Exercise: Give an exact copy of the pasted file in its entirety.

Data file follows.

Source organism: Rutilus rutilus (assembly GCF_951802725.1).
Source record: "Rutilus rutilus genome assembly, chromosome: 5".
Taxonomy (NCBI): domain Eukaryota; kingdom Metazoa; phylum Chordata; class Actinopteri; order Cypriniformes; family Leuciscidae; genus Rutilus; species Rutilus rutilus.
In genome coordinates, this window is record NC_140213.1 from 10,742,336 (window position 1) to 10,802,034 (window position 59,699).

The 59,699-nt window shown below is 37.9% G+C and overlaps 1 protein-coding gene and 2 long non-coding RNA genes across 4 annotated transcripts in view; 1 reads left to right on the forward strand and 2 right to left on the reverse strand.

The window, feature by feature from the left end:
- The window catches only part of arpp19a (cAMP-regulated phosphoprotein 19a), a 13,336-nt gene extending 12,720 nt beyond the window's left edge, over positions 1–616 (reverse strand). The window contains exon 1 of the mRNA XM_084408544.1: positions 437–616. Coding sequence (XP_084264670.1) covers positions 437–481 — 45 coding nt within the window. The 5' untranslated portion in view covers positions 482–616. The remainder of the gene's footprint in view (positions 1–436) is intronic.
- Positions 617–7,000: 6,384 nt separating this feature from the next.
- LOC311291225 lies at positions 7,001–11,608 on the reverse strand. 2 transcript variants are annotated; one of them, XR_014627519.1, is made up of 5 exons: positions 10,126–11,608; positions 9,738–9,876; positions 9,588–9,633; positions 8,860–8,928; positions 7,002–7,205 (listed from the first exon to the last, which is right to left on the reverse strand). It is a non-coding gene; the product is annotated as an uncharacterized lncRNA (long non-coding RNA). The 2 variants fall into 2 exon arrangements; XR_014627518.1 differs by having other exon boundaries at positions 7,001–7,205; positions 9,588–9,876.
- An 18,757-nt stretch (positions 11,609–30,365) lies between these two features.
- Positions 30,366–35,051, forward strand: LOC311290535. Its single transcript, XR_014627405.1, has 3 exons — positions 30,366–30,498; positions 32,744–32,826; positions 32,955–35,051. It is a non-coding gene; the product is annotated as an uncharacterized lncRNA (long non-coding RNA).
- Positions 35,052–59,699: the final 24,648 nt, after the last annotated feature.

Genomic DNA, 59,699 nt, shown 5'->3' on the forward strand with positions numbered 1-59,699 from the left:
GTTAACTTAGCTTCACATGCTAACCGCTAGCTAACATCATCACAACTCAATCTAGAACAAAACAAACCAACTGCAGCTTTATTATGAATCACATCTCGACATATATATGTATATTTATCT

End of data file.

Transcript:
Source organism: Rutilus rutilus (assembly GCF_951802725.1).
Source record: "Rutilus rutilus genome assembly, chromosome: 5".
Taxonomy (NCBI): domain Eukaryota; kingdom Metazoa; phylum Chordata; class Actinopteri; order Cypriniformes; family Leuciscidae; genus Rutilus; species Rutilus rutilus.
In genome coordinates, this window is record NC_140213.1 from 10,742,336 (window position 1) to 10,802,034 (window position 59,699).

The 59,699-nt window shown below is 37.9% G+C and overlaps 1 protein-coding gene and 2 long non-coding RNA genes across 4 annotated transcripts in view; 1 reads left to right on the forward strand and 2 right to left on the reverse strand.

The window, feature by feature from the left end:
- The window catches only part of arpp19a (cAMP-regulated phosphoprotein 19a), a 13,336-nt gene extending 12,720 nt beyond the window's left edge, over positions 1–616 (reverse strand). The window contains exon 1 of the mRNA XM_084408544.1: positions 437–616. Coding sequence (XP_084264670.1) covers positions 437–481 — 45 coding nt within the window. The 5' untranslated portion in view covers positions 482–616. The remainder of the gene's footprint in view (positions 1–436) is intronic.
- Positions 617–7,000: 6,384 nt separating this feature from the next.
- LOC311291225 lies at positions 7,001–11,608 on the reverse strand. 2 transcript variants are annotated; one of them, XR_014627519.1, is made up of 5 exons: positions 10,126–11,608; positions 9,738–9,876; positions 9,588–9,633; positions 8,860–8,928; positions 7,002–7,205 (listed from the first exon to the last, which is right to left on the reverse strand). It is a non-coding gene; the product is annotated as an uncharacterized lncRNA (long non-coding RNA). The 2 variants fall into 2 exon arrangements; XR_014627518.1 differs by having other exon boundaries at positions 7,001–7,205; positions 9,588–9,876.
- An 18,757-nt stretch (positions 11,609–30,365) lies between these two features.
- Positions 30,366–35,051, forward strand: LOC311290535. Its single transcript, XR_014627405.1, has 3 exons — positions 30,366–30,498; positions 32,744–32,826; positions 32,955–35,051. It is a non-coding gene; the product is annotated as an uncharacterized lncRNA (long non-coding RNA).
- Positions 35,052–59,699: the final 24,648 nt, after the last annotated feature.

Genomic DNA, 59,699 nt, shown 5'->3' on the forward strand with positions numbered 1-59,699 from the left:
GTTAACTTAGCTTCACATGCTAACCGCTAGCTAACATCATCACAACTCAATCTAGAACAAAACAAACCAACTGCAGCTTTATTATGAATCACATCTCGACATATATATGTATATTTATCT